Quick Reminder:  Pizza isn't allowed during the Lurong 2016 Championship Challenge, but you can reward yourself with a slice when it's over in October.  Registration for the Challenge opens at 2PM on August 1st, and there are early bird prizes for the first 175 people to register, plus Box prizes based on number of entries, so set your alarm and get in on this early.  This is a fun Challenge and a great way to hit the reset button after a long summer of eating chocolate covered crickets, or what have you.

by Geoff Rand

So, you’ve completed weeks and weeks of food journals on the recent Challenge, or you’ve already adopted a 100% Paleo diet, or maybe you’ve just figured out the right combination of fuels to feed your body to keep yourself fit.  So how does pizza fit into any of these equations?  Simple.  Planning to eat a cheat meal like pizza can help you stick to your healthy eating lifestyle.

Think about it.  As Americans, we’re subjected to the daily bombardment of advertisements for sugary cereals, tasty dollar menus, drive up feed bag delivery, and countless other unhealthy choices being pushed on us as a result of our country’s generally horrible eating practices.  You really need to work at it to eat healthy.  That means meal planning and prep, going out of your way to buy healthier foods, having a salad while your co-workers stuff their faces with sandwiches and pasta, and bringing meals with you to work or school.  It’s quite a struggle when the foods that are the worst for us are the easiest to obtain, and all the work that goes into eating right can wear you down.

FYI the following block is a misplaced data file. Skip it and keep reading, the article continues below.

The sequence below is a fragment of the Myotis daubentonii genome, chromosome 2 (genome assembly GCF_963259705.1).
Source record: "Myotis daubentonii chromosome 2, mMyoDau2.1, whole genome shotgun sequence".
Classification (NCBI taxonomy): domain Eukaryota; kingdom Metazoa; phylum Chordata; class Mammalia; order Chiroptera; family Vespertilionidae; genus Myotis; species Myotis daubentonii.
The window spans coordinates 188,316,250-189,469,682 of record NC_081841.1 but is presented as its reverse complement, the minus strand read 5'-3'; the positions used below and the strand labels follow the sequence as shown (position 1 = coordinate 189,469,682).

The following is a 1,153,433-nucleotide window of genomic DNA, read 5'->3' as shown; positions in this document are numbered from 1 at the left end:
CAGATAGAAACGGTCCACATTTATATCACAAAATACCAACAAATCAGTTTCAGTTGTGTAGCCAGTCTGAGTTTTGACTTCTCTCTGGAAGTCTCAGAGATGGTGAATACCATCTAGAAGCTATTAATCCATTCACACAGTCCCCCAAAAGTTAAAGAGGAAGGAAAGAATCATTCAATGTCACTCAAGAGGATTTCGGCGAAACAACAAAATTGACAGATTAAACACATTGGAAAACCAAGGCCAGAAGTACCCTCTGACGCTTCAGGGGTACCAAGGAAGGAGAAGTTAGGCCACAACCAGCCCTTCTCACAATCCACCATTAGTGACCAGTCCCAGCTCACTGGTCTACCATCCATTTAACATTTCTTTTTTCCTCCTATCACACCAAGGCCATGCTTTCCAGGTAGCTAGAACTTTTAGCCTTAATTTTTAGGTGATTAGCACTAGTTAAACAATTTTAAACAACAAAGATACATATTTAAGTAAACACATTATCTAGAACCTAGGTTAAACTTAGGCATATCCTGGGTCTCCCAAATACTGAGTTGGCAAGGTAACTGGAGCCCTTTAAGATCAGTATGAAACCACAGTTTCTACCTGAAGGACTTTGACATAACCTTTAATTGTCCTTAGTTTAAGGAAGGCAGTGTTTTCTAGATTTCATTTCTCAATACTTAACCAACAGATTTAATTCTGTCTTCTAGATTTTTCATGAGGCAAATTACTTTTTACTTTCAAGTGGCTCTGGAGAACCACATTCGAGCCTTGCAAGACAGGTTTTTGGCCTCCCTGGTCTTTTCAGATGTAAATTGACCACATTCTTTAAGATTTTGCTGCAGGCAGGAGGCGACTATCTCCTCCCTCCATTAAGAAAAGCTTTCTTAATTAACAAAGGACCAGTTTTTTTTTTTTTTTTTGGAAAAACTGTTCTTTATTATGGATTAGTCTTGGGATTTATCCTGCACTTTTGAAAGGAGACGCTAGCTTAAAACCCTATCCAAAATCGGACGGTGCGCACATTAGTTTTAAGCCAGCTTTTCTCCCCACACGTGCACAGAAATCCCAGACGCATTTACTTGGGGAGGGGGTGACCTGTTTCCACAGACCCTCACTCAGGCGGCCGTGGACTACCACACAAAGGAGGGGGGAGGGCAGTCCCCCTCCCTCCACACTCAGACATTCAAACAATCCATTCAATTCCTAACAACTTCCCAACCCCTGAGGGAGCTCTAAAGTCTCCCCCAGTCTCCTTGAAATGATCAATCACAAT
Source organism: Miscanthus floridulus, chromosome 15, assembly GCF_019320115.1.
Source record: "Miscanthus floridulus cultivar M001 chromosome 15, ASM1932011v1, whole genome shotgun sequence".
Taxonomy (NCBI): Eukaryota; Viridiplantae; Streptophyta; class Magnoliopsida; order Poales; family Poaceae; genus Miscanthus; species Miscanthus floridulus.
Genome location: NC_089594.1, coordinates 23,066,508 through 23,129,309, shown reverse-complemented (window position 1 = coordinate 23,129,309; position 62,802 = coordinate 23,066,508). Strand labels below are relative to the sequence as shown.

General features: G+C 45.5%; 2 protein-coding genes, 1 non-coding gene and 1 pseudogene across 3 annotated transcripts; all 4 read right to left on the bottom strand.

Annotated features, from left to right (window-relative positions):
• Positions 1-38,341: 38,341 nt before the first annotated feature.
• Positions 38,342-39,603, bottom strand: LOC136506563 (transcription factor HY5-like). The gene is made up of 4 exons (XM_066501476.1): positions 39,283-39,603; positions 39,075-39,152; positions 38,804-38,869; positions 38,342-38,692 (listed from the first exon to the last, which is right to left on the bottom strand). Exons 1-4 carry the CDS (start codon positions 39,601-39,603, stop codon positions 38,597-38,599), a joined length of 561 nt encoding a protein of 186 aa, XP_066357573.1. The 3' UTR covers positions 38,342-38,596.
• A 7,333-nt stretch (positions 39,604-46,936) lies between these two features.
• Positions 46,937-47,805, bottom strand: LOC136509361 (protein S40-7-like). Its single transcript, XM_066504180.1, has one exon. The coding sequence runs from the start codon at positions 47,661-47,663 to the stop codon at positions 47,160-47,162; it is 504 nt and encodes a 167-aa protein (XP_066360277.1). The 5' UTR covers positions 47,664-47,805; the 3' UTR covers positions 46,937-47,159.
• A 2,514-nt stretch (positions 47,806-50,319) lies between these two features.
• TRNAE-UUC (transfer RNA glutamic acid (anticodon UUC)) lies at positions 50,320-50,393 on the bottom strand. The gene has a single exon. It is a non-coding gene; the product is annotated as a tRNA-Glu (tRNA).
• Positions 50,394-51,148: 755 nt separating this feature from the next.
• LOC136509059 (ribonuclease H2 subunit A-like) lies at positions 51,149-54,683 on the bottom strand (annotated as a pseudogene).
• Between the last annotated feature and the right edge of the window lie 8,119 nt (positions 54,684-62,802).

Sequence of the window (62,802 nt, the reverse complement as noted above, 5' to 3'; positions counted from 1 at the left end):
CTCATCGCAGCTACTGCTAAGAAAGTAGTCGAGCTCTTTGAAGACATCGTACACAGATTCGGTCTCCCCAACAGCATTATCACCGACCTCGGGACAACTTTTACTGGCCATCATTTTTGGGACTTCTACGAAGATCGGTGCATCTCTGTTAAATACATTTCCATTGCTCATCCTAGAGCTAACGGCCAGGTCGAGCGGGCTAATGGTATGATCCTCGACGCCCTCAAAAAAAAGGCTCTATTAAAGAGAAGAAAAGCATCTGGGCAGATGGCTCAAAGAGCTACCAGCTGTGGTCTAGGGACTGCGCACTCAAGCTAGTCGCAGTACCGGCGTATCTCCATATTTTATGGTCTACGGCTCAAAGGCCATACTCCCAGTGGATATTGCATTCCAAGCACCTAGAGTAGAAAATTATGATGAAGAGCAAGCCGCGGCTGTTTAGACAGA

So how do you stay true to your healthy eating style long-term?  You plan to cheat.  A pre-planned cheat meal will help break up the monotony of the weighing and cooking and planning, and help you keep to your ultimate goal of sticking with your eating plan.

A recent study in Portugal, as reported by Men’s Health, supports this.  In the study, two groups of participants were placed on a reduced calorie diet.  One group had to strictly stick to the prescribed diet.  The second group did the same, but was allowed to eat whatever they wanted on Sundays.  At the end of the study, both groups had reduced their overall body mass index.  There was no significant difference in the amount of weight the two groups lost, but the group that was allowed to cheat on Sundays was happier and more motivated to continue working towards their weight loss goals.

The study supported the thought that if you feel happy about your eating habits and are still seeing results, you are more likely to stick with that healthy eating plan.  Treat the cheat as a reward for eating right.  If you didn’t stick to your plan that week, you get no reward.

Now, a pre-planned cheat meal is different than a spur of the moment decision to hit Dunkin’ Donuts on your way in to work.  Detours like that will quickly derail your healthy diet.  You need to plan to cheat like you plan to work out or plan to get your teeth cleaned.  Put it on a calendar if you need to.  Scheduled cheats will help you stay true to your healthy eating lifestyle.

Note that even though the study participants were allowed the whole day to eat whatever they wanted, that is probably not the best idea to maintain a long term healthy eating style and that is not ideal if your goal is to lose weight.  A single cheat meal once during the week is better.  And, if you do cheat, be careful not to turn it into a binge meal, or worse, a binge day.  Reward yourself for sticking to your diet with a single indulgence, but keep it within reason.  Have a slice or two of pizza, or an ice cream cone, not the whole pie or whole gallon.

If you can plan the cheat meal for immediately following a workout, that would be ideal since you’ll likely burn up most of the calories during your recovery anyway.

Work out hard, eat right, and plan to reward yourself for doing so.  That is how you can stay on track to a healthy lifestyle.